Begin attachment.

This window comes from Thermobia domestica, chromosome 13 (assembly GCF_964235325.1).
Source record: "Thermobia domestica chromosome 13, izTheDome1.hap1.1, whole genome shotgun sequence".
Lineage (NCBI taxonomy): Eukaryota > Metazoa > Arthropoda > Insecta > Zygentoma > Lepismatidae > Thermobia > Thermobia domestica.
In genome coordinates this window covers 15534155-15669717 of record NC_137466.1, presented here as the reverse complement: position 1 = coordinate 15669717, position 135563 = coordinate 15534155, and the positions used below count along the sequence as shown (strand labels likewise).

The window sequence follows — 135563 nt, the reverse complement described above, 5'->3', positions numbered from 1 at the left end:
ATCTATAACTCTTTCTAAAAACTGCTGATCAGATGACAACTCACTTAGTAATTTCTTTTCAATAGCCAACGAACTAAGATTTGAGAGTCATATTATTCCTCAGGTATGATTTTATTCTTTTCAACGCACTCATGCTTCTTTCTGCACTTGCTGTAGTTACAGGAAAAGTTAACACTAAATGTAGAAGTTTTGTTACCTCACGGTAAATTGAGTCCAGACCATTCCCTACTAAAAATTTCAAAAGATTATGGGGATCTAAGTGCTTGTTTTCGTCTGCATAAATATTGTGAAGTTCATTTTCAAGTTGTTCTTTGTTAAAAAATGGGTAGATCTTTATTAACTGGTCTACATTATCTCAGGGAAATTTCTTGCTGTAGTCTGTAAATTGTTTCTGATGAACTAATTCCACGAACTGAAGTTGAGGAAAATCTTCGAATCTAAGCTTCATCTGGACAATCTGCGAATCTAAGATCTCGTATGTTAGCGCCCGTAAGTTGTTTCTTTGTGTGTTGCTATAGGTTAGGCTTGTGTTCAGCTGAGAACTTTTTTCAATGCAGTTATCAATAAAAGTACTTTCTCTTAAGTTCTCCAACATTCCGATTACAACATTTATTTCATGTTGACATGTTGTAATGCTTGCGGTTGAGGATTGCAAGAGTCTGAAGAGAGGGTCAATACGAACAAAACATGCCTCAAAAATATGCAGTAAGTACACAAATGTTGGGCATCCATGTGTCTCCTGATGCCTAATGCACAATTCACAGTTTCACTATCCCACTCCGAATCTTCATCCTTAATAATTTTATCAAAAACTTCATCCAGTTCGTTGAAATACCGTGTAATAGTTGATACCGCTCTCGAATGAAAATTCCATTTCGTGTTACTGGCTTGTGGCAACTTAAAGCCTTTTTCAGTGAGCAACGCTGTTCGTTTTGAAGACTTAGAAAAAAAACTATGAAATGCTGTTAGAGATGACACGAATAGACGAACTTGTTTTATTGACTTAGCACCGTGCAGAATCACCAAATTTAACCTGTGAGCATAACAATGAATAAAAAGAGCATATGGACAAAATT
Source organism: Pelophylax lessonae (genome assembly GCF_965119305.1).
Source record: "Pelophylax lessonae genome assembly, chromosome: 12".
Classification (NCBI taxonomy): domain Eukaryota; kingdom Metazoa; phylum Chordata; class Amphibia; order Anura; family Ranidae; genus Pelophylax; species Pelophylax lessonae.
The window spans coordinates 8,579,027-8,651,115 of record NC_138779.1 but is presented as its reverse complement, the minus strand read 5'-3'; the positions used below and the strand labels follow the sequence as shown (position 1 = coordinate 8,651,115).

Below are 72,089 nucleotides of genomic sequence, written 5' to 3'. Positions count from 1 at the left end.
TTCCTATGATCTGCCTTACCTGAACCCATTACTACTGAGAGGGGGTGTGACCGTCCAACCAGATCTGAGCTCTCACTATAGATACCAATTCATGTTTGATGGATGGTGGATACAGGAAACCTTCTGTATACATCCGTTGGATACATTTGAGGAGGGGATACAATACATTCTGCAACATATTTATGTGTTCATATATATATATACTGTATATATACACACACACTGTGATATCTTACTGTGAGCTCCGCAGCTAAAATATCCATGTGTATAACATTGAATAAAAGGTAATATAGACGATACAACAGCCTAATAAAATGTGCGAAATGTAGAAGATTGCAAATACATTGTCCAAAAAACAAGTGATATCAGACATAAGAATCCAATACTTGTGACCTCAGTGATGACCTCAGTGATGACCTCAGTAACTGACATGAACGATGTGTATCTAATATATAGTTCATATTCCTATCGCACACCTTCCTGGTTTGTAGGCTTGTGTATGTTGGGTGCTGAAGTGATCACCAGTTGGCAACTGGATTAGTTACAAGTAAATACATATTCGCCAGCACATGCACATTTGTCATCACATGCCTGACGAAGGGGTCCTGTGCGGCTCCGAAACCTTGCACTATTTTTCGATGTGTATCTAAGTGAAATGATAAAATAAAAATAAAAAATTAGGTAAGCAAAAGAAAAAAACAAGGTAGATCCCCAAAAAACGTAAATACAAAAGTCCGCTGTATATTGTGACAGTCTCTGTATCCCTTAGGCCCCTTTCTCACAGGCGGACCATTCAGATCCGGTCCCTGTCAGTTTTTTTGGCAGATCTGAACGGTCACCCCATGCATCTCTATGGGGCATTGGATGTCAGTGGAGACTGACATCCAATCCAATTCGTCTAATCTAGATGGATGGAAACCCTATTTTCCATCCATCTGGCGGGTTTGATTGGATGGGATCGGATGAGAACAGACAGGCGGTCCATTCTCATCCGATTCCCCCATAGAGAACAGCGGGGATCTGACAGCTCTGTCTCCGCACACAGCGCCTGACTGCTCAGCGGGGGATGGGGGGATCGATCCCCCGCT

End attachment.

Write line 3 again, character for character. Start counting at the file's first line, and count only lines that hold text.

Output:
Lineage (NCBI taxonomy): Eukaryota > Metazoa > Arthropoda > Insecta > Zygentoma > Lepismatidae > Thermobia > Thermobia domestica.